Retrieving the Life and Art Exhibition
By Shibani Dagalur
"African Sky" The powerful painting by James Wilson Edwards; one of many included in the exhibition
In Princeton, New Jersey, an astounding collection of art is being resurfaced to educate the public on America’s deep roots of racism. Specifically, these branches are found throughout the foundation of the United States education system.
The Arts Council of Princeton’s exhibition highlights work by James Wilson Edwards, Rex Goreleigh, Hughie Lee-Smith, Selma Hortense Burke, and Wendell T. Brooks. These artists thrived in the late-20th century and all lived in neighboring states: exemplifying diversity, even within local communities.
Not only did these artists create phenomenal works, they also marked groundbreaking phenomenons in race-relations that allow for further education on the subject today. During the 1930s, America was recovering from the Great Depression and thrown deep into more racial and gender related conflicts. But, the FAP (Federal Art Project) remarkably employed black and female artists to their administration. All 5 artists utilized the administration to intermingle blacks and whites in educational institutions. Unfortunately, what most of these artists have in common is a somber, mutual truth amongst many black and female artists: their work goes unrecognized.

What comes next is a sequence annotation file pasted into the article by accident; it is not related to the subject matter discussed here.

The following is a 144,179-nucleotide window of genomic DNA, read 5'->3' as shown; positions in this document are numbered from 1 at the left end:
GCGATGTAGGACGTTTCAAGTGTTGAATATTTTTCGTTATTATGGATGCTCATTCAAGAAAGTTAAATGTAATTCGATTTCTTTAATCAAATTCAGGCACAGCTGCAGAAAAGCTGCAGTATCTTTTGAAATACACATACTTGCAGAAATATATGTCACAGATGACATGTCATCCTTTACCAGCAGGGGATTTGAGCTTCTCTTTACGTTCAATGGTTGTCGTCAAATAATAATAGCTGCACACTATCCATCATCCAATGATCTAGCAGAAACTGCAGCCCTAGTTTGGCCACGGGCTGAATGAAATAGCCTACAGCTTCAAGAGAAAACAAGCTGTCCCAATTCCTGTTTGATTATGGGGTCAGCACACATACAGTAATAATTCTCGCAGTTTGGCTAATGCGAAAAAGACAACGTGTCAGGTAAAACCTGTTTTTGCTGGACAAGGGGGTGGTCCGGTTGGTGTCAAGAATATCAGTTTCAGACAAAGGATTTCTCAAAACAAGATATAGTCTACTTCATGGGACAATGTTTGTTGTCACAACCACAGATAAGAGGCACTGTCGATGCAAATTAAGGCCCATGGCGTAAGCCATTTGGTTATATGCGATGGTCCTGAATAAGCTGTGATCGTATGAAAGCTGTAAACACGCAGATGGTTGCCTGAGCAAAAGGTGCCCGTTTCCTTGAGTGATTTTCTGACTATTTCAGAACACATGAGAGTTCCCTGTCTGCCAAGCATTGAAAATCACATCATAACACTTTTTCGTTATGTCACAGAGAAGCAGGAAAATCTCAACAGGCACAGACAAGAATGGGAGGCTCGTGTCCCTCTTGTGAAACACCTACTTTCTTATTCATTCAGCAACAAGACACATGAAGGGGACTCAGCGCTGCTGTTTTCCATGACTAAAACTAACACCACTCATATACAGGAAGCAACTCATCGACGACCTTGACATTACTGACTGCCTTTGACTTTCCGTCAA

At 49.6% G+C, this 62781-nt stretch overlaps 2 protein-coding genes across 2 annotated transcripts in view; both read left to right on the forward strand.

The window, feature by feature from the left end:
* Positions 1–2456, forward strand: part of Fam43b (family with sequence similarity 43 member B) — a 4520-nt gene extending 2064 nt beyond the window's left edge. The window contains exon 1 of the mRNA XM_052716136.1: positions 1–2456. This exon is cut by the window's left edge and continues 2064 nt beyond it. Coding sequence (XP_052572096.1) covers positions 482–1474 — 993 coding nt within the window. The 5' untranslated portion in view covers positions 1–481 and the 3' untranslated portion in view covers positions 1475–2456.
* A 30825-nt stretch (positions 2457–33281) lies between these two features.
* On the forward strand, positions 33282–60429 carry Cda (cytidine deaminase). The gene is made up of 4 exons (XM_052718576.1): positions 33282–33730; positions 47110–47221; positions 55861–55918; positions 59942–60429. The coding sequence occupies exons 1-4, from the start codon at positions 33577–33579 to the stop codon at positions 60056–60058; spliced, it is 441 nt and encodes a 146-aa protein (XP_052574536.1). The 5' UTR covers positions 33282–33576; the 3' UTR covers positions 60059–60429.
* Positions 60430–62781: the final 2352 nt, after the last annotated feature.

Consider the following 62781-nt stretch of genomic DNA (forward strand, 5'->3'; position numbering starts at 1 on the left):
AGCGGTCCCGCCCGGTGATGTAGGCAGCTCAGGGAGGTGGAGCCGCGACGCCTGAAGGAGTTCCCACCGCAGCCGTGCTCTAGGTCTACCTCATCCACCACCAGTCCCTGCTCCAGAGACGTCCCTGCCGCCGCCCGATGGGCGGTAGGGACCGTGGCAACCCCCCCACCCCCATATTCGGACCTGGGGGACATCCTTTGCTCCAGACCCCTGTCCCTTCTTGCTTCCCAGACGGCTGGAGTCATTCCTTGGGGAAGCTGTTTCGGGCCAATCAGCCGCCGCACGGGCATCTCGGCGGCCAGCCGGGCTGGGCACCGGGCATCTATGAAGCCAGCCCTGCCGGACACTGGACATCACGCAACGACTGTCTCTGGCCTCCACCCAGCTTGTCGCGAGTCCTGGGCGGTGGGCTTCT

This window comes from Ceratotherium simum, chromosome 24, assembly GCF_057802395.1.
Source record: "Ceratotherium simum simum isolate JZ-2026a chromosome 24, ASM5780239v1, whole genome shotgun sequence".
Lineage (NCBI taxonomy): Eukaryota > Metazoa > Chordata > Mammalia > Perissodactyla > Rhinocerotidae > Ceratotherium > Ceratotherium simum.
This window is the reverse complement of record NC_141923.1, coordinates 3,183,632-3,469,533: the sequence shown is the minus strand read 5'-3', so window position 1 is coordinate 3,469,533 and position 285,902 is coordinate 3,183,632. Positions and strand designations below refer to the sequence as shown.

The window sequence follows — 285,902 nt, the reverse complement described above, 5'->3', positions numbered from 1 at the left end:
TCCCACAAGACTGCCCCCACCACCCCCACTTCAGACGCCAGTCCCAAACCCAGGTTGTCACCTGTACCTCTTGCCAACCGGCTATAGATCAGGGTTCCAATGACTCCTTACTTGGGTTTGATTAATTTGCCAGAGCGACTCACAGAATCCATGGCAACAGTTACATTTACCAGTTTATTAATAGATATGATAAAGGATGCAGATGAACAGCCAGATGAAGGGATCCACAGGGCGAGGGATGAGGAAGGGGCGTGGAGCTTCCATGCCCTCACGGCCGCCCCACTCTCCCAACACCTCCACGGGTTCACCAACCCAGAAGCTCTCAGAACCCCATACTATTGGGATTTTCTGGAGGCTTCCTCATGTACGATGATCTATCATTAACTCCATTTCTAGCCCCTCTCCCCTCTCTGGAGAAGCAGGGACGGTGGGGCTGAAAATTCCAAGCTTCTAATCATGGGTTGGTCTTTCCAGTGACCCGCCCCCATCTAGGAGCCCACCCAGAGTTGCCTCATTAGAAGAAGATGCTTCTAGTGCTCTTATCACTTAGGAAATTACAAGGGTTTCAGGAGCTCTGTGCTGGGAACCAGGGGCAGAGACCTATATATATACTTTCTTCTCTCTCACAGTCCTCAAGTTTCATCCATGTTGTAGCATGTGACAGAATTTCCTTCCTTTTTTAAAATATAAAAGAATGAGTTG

The Retrieving the Life and Art of James Wilson Edwards and a Circle of Black Artists exhibition solves this exact problem, shedding light on the beautiful, diverse works of “forgotten” black artists from the late-20th century. The curators of this project, Judith K. Brodsky and Rhinold Ponder, hope to inspire collectors to restore art from black and brown artists. They shared, “We trust that our efforts here encourage others to restore Black artists and arts communities to their rightful places in American national and regional histories”. The curators work is just one step forward, a step to ensure that the past cannot be forgotten.